Private health insurance

In Australia, the private health insurance system is based on individuals or families purchasing an insurance policy that covers all or part of the cost of private health care. Private health insurance cover is generally divided into hospital cover, general treatment cover and ambulance cover. General treatment cover provides insurance against costs of treatment by ancillary health service providers, including dentists. The extent of cover depends on the type of policy purchased.

Key terms

  • Dentate: Having one or more natural teeth.
  • Edentulous: A state of complete loss of all natural teeth.
  • Constant prices: Constant price expenditure adjusts current prices for the effects of inflation— see Glossary in Health expenditure Australia 2017–18.

Data in this section were sourced from the National Dental Telephone Interview Survey 2013 (AIHW 2016). This section reports the proportion of Australians who held private health insurance cover for dental expenses at the time of the survey. 

Half (50%) of all people aged 5 years and over had some level of private health insurance cover for dental expenses

The proportion of people aged 5 years and over with some level of private health insurance cover for dental expenses was:

  • higher for adults aged 45–64 (57%) than those aged 15–24 (44%)
  • twice as high for dentate people (51%) than edentulous people (25%).

Explore the data using the Private health insurance interactive 1 below.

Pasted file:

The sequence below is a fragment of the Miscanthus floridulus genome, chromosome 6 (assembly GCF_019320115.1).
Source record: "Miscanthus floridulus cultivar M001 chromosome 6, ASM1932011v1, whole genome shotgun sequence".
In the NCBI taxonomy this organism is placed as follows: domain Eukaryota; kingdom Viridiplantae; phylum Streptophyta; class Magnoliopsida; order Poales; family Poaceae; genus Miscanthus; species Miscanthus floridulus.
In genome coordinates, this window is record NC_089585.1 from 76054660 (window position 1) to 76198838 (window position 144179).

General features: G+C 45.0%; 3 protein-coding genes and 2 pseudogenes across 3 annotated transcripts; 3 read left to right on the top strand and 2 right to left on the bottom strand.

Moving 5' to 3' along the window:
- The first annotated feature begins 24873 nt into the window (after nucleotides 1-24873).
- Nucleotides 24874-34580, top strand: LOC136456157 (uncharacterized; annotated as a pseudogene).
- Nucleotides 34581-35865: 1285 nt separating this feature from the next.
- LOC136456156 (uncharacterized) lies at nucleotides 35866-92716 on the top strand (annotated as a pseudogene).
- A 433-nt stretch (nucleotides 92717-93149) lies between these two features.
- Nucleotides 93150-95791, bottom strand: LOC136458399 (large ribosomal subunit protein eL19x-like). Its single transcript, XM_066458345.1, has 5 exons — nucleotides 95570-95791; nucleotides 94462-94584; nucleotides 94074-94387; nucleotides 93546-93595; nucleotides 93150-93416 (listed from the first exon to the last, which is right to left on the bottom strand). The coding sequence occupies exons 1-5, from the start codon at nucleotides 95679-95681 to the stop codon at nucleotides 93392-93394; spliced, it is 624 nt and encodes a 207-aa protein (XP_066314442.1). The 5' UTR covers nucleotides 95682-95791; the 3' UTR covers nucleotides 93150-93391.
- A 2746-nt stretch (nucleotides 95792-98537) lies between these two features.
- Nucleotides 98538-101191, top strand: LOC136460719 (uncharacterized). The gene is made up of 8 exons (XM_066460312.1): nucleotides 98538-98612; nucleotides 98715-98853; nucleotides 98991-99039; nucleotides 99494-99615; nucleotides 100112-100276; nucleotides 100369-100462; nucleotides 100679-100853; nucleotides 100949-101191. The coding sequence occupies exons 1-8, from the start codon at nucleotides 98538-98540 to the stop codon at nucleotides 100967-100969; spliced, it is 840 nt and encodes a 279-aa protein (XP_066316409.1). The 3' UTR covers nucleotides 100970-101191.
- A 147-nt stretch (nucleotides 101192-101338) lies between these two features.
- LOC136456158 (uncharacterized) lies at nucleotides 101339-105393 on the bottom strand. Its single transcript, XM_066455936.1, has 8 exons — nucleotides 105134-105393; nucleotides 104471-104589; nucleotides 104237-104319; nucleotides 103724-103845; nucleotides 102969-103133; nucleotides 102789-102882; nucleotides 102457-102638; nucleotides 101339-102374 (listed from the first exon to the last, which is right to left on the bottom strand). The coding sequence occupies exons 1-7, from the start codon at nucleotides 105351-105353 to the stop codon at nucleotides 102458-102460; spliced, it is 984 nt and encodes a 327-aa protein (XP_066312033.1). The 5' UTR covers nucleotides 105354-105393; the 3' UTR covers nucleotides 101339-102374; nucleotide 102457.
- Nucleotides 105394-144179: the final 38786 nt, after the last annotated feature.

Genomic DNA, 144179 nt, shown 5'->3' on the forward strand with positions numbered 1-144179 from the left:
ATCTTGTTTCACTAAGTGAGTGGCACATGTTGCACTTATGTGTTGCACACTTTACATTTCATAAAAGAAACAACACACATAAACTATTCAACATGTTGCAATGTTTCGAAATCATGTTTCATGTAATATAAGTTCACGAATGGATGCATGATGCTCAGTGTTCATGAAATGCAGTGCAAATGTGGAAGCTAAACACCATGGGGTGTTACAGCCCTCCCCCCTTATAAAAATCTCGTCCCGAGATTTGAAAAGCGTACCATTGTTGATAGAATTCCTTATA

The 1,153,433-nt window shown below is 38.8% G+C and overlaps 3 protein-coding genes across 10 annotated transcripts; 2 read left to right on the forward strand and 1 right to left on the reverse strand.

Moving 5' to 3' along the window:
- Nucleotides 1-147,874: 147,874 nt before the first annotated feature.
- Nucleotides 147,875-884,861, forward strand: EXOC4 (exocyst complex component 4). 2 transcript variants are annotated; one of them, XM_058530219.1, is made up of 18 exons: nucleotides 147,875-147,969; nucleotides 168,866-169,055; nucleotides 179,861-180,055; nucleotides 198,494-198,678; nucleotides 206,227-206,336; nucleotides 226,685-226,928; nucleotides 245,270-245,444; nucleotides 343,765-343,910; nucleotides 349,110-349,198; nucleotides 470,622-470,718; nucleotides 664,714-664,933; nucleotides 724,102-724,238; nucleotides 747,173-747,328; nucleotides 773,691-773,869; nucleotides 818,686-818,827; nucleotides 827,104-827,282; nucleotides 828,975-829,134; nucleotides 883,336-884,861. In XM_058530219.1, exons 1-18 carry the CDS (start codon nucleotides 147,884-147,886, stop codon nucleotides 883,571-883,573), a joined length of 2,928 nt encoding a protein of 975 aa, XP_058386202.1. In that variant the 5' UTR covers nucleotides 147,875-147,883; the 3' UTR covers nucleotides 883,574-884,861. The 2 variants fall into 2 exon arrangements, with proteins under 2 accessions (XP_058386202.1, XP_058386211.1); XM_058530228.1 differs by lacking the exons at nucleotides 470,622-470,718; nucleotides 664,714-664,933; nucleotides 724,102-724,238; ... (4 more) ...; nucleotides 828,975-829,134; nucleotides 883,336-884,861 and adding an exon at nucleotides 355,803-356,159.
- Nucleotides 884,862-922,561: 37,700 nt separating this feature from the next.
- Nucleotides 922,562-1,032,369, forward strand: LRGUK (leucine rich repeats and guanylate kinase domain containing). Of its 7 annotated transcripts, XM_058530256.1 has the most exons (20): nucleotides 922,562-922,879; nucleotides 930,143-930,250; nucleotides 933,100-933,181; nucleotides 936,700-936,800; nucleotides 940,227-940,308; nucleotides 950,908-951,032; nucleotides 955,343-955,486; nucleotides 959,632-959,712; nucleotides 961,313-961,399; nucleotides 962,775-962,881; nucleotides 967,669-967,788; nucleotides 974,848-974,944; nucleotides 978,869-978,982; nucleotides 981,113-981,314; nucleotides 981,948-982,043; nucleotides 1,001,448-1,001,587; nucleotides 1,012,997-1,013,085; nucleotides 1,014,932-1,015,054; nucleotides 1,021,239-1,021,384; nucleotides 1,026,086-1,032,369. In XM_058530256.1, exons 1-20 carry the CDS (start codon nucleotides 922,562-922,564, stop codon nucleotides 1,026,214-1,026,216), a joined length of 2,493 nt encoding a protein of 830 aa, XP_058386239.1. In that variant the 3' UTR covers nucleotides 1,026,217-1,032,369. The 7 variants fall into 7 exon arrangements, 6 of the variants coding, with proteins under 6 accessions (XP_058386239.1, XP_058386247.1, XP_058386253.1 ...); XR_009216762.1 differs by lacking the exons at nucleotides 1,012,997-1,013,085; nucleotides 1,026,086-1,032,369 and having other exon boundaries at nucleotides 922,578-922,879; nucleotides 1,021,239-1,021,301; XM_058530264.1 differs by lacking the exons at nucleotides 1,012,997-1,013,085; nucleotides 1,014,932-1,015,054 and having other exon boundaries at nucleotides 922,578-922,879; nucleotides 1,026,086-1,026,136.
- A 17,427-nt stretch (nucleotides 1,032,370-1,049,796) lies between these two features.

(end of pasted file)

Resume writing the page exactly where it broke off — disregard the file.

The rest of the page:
Nearly twice as many dentate people aged 5 years and over ineligible for public dental care (58%) had some level of private health insurance cover for dental expenses than those eligible for public dental care (31%)

The proportion of dentate people aged 5 years and over with some level of private health insurance cover for dental expenses:

  • was similar for males (50%) and females (52%)
  • higher for those living in Remote and very remote areas (57%) than those living in Major cities (53%), Inner regional (45%) and Outer regional (44%) areas
  • increased as annual household income increased, from 23% for those earning less than $30,000 per year to 78% for those earning over $140,000 per year.

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Around 3 in 4 (77%) adults aged 18 years and over reported that their insurance paid some of the dental expenses of their last visit

  • Around 1 in 12 (8.5%) adults aged 18 years and over reported that their insurance paid all the dental expenses of their last visit.
  • Around 1 in 10 (10%) adults aged 18 years and over reported they paid all their own dental expenses of their last visit.

Around 1 in 5 (19%) of insured adults aged 18 years and over who paid all their own dental expenses reported that dental care caused a large financial burden

  • Around 1 in 25 (4.1%) of insured adults aged 18 years and over whose insurance paid all of the dental expenses reported that dental care caused a large financial burden.
  • Around 1 in 10 (10%) of insured adults aged 18 years and over whose insurance paid some of the dental expenses reported that dental care caused a large financial burden.

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Health expenditure by private health insurance funds

In 2017–18, 12.3 million Australians (49%) were covered by a general treatment policy (excluding ambulance only cover)(APRA 2020) and dental services attracted $2.0 billion (12%) of expenditure by private health insurance funds (AIHW 2019).